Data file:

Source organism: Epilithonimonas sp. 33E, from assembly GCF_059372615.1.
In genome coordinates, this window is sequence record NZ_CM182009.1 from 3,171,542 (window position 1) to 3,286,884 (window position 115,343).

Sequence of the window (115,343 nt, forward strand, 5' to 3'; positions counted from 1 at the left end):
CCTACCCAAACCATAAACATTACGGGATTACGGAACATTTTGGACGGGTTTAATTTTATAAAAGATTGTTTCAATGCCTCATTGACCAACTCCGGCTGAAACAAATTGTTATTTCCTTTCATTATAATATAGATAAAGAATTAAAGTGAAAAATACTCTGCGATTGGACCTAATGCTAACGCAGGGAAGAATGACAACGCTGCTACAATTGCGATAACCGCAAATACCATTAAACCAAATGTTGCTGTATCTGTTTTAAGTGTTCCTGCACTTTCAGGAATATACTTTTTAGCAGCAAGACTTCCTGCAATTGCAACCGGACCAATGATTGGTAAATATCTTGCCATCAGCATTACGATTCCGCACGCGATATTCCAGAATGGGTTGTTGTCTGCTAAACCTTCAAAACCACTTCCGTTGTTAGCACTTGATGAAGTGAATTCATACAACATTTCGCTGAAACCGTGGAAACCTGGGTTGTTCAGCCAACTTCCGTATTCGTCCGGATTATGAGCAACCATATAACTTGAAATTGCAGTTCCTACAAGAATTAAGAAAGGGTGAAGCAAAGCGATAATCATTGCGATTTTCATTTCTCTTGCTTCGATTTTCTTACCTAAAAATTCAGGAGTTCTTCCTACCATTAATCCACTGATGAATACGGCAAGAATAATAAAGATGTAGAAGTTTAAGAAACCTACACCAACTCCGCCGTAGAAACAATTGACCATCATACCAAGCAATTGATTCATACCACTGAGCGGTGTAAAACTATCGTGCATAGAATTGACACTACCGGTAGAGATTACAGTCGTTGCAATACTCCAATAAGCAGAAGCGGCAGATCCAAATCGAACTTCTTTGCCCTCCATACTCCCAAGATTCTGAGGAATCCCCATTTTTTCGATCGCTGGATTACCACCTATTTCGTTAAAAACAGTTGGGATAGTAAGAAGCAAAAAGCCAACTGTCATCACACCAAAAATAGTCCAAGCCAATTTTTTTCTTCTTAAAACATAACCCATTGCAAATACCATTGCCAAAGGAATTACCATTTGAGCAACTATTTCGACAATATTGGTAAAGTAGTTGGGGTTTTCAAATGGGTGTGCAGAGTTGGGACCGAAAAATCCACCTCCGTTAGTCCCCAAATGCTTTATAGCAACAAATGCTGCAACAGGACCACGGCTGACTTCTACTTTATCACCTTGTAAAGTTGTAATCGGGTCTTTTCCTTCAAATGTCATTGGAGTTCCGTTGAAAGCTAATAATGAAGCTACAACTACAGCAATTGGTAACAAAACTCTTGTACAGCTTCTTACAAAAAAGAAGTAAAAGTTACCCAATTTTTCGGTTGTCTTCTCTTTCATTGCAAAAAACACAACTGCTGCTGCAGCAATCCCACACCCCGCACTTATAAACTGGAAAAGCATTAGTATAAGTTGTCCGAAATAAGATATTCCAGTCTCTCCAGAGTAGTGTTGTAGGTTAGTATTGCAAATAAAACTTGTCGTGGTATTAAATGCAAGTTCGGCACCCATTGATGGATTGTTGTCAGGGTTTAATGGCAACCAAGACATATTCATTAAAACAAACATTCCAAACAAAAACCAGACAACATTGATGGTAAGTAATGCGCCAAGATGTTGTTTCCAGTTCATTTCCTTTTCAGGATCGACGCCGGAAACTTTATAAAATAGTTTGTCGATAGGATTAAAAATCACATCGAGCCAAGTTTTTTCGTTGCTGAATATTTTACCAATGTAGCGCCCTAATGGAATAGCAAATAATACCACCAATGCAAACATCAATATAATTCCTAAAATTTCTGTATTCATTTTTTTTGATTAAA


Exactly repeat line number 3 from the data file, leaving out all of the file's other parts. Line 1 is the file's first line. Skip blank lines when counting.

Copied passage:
Sequence of the window (115,343 nt, forward strand, 5' to 3'; positions counted from 1 at the left end):